Global solar investment has seen a transformational increase due to this. The average global investment for the past three years in solar energy was about USD 150 billion, though concentrated largely in 10 countries. The ISA is working towards providing a roadmap to mobilize USD 1,000 billion in solar investments by 2030. The investment roadmap will provide for more equitable, affordable, and reliable solar energy for all and address the challenges of energy access and climate mitigation.
ISA is the first organisation in the world which is having principal focus on solar energy. This is how it stands apart from International Energy Agency (IEA), Renewable Energy and Energy Efficiency Partnership (REEP) and IRENA, which work on all other sources of energy as well.
Further, unlike in case of other organisations, the United Nations is a partner for ISA. The efforts of ISA have been recognised by UN agencies such as United Nations Development Programme (UNDP), United Nations Convention to Combat Desertification (UNCCD), United Nations Industrial Development Organisation (UNIDO), United Nations Economic and Social Commission for Asia and Pacific (UNESCAP), and the United Nations Environment Programme (UNEP).
ISA, supported by UNIDO, is rallying nine regional renewable energy and energy efficiency centres, as well as almost 70 national institutes, to support training, research and innovation in member countries. This is thus a mechanism of facilitating technology transfer in the solar energy sector. ISA remains focused on the issues of developing and financing solar energy projects and aligning financial flows to reach the objectives of the Paris Agreement, the One Planet Summit and the Delhi Solar Agenda.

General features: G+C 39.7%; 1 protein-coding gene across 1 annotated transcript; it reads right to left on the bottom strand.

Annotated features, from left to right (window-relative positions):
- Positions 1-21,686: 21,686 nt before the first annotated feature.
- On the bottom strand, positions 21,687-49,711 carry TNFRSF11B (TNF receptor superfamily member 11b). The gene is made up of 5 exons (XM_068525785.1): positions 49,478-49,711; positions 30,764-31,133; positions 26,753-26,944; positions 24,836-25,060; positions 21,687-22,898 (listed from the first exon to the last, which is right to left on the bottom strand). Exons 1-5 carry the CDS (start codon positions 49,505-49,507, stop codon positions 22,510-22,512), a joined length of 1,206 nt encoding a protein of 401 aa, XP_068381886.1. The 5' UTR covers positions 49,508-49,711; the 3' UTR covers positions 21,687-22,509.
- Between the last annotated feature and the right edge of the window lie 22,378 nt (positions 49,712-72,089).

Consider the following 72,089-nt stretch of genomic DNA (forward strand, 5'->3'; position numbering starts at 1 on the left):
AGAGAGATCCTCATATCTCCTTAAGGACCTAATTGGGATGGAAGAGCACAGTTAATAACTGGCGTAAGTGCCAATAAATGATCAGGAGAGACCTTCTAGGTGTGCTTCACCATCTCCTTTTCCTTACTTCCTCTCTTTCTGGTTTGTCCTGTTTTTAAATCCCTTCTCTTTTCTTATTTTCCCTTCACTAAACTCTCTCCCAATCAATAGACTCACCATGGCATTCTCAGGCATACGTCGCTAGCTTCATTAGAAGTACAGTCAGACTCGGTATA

ISA aims to make solar energy available 24×7 at near-zero cost to all.
With its mission ‘Every home no matter how far away, will have a light at home’, ISA is also portraying a step towards ensuring global equity. Countries like Fiji and South Sudan, along with advanced countries like Australia and France are equally represented by the ISA. Prime Minister Narendra Modi’s address in the first Assembly of the ISA at New Delhi in October 2018 summarized this equity vision with the statement, One World, One Sun and One Grid.
Further, in a recent address to the nation via video conference on July 10, 2020, the Prime Minister shared his vision that solar energy would be a major medium for providing the energy needs of an aspirational India in the 21st Century. He said this while inaugurating the 750 MW Rewa Solar Power Plant in Madhya Pradesh. He described Solar Energy as one which is Sure, Pure & Secure. Sure, because of the continuous supply of energy from the Sun, Pure as it is environment friendly and Secure because it is a secure source for our energy needs.
Prime Minister termed Solar Energy projects as true representation of Aatmanirbhar Bharat (Self-Reliant India) as he called for more local manufacturing in the solar energy generation sector.
In conclusion, it can be stated that ISA has had an impressive start, and it is uniquely positioned as an effective global platform for supporting member countries in adoption and use of solar energy as the primary source of energy. This will help the global community to address the twin challenges of achieving universal energy access and effectively addressing climate change by 2030.
Image via ISA website.